what banks are required to do for Apple pay

Discussion in 'iOS 8' started by caesarp, Nov 14, 2014.

  1. caesarp macrumors 6502a

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    #1
  2. Rigby macrumors 601

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    Interesting, thanks for the link. Seems though that the payment processors are doing most of the work, the banks just pay Apple. ;)

    A bit sad though that, according to the article, Apple Pay transactions seem to be a bit below expectations. As far as I am concerned, the reason is obvious: It's just not supported by enough stores. I'd like to use it more, but there are not many opportunities around here if you don't want to go out of your way (and I live in Apple's home turf which has probably about the highest iPhone 6 concentration in the world). We need big grocery chains, gas stations (at the pump) etc. to come aboard.
     
  3. JoeTomasone macrumors 6502

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    That's mostly an issue with stores needing to upgrade their credit card terminals to support NFC payments. This will happen over time as they upgrade to support chip and pin cards - which they are essentially being forced to do by Oct 2015. You are on-board with Apple Pay in not only its infancy, but also in the infancy of NFC payments in the USA, effectively.

    Winn-Dixie just announced support for Apple Pay, and Meijer already supports it.

    Gas stations at the pump may take longer. Due to the complexity and number of terminals involved, gas stations have until 2017 until they are forced to upgrade.
     
  4. Rigby macrumors 601

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    Well, as we have seen in the last couple of weeks, having NFC terminals doesn't necessarily mean that a retailer has to support Apple Pay. I think there are other factors at play. For example, Safeway (a major grocery chain here on the west coast) is big on tracking and data-mining customers' purchase habits, which is more difficult with Apple Pay due to its increased anonymity.
     
  5. JoeTomasone, Nov 15, 2014
    Last edited: Nov 15, 2014

    JoeTomasone macrumors 6502

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    Granted, and as we have seen with the MCX member merchants (CVS, et al) it can be disabled. But as far as merchants who have no "dog in the fight" and simply don't accept NFC payments today because they lack the equipment (which is the vast majority of merchants out there), we can expect wider adoption in 2015. I expect that some of the MCX merchants may join Meijer and defect from MCX... But we will see.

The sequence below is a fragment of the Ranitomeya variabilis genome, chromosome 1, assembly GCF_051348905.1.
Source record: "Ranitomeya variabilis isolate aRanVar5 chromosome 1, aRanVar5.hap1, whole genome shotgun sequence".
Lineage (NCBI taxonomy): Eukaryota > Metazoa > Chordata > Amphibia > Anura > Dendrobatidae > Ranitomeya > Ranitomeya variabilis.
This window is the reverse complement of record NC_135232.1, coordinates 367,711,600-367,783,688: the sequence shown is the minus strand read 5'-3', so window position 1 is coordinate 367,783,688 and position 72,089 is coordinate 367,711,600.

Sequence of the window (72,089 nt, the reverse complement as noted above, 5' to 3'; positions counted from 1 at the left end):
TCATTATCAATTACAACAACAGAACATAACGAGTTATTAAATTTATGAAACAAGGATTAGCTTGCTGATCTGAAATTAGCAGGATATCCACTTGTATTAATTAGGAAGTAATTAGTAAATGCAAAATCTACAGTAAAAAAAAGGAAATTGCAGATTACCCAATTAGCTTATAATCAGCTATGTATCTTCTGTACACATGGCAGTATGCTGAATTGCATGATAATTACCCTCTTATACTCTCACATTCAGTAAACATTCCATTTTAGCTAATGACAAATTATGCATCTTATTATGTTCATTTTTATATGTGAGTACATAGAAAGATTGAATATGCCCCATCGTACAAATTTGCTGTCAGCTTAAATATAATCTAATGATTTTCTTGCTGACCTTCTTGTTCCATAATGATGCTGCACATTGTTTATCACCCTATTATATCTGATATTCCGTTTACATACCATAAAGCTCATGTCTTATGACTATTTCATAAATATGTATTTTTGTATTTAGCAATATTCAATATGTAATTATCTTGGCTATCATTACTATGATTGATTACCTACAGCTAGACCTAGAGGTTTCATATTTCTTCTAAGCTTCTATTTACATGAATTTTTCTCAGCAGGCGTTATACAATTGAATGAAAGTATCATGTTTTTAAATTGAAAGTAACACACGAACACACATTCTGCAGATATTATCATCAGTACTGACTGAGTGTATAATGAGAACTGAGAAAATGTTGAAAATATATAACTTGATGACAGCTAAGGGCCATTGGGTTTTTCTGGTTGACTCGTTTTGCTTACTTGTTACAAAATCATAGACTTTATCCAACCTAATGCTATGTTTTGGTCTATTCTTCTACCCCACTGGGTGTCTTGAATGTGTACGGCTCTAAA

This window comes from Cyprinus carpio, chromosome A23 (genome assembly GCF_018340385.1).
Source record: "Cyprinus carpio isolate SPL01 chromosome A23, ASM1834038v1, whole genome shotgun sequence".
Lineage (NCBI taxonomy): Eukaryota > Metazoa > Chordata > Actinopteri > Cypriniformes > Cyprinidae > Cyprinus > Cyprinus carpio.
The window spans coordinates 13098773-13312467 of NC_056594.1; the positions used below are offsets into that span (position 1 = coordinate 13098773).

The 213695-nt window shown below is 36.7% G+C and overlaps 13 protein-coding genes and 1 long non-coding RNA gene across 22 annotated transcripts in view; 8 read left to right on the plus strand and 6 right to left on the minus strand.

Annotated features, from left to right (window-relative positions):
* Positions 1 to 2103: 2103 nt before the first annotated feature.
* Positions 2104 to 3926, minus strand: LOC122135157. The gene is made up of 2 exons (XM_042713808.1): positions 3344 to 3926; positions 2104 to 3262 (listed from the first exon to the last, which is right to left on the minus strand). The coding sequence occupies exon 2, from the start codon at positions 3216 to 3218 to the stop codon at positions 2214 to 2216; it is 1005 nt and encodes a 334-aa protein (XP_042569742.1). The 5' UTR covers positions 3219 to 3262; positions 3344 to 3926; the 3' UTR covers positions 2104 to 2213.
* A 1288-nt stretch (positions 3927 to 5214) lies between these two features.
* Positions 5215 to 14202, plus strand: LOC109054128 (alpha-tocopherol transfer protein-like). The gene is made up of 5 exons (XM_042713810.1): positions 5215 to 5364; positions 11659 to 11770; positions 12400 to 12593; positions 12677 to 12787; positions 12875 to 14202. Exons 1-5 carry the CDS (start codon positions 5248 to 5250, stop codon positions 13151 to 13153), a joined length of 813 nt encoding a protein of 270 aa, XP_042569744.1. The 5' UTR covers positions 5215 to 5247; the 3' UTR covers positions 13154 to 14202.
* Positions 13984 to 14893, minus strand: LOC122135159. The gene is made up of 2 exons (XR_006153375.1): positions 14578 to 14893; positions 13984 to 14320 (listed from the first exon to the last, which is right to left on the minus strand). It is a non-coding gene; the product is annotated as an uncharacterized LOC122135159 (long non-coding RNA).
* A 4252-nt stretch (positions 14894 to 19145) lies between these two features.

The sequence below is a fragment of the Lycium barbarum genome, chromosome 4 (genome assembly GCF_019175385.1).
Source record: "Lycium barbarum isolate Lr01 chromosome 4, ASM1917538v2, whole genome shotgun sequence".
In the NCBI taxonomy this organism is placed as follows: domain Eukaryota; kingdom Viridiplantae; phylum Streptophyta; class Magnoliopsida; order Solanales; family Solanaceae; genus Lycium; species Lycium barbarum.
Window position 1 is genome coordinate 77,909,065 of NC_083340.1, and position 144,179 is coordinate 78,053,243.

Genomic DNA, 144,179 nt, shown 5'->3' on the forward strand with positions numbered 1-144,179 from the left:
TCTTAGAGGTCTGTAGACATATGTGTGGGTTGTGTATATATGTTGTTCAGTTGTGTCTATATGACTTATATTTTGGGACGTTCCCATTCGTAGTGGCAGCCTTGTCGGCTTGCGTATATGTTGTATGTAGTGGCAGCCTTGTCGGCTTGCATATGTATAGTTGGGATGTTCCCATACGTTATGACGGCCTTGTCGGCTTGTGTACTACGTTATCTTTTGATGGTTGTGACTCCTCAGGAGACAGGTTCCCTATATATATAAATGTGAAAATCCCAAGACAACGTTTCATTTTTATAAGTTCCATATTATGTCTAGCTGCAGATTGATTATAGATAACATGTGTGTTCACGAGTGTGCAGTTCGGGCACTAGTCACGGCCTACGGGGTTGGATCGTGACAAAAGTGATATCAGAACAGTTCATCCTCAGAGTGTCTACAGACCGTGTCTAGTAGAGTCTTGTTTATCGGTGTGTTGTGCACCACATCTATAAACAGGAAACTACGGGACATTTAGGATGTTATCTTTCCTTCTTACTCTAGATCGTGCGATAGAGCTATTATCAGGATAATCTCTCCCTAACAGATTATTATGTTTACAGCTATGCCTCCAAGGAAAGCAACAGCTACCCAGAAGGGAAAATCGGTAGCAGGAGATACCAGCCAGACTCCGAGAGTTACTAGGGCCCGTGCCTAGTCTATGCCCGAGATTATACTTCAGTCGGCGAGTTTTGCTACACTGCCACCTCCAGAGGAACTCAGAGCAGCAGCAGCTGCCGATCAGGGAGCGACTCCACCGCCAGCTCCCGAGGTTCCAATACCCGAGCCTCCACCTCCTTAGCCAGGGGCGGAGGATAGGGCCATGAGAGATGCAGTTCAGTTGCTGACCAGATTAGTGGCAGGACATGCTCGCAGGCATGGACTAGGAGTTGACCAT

I'm already noting a number of small businesses near me that are now accepting NFC payments.

    Incidentally, the whole "we can't track you" argument, to me, is largely baseless. Merchants shouldn't be tracking you via credit card number - storing it obviously leads to problems, and certainly shouldn't use it as the sole identifier (since they can't perform demographic analysis, for one). I think Walgreens has the best approach for today - you can use Passbook to scan your loyalty card (which obviously permits them to track you), and then pay with Apple Pay. Takes even less time for me than to either pull both a Walgreens card AND a credit card out of my wallet and use both OR to use Passbook and then dig for a credit card. Scan barcode, tap, done. Many other merchants could do the same thing; and for many, it would simply be a matter of supporting Passbook. Heck, Starbucks - who apparently isn't enamored of Apple Pay (though they are apparently rolling out NFC and support for it) already allows you to store your card in Passbook; if they were to convert it to a straight loyalty card and remove the payment feature, it'd be pretty much a done deal.

    Of course, when you re-load your Starbucks card, you are guaranteeing them future business, which can be seductive to them as well... But since they will be permitting Apple Pay in-app to do it... Well, the arguments start to unravel a bit.
     
  6. simon48 macrumors 65816

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    Also merchant branded credit cards (like a Target Red card) could be added to Apple Pay. This would allow merchants to track you (if you agreed to it when you signed up for their card), while letting you use Apple Pay with no additional steps.
     
  7. Rigby macrumors 601

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    And still they do it. Target is one example. They have a very elaborate system to track everything their "guests" do.

    But tracking by card number isn't prevented by Apple Pay anyway, since the token (device account number) is static as long as the card is registered in Passbook. But when swiping a physical card they also get your name, which can be used to link the purchase to existing consumer profiles. This is not the case with Apple Pay.
    Personally, I'm not concerned about customers that voluntarily submit to the tracking by using loyalty cards. That's their own decision. I'm more concerned about tracking that I cannot opt out of.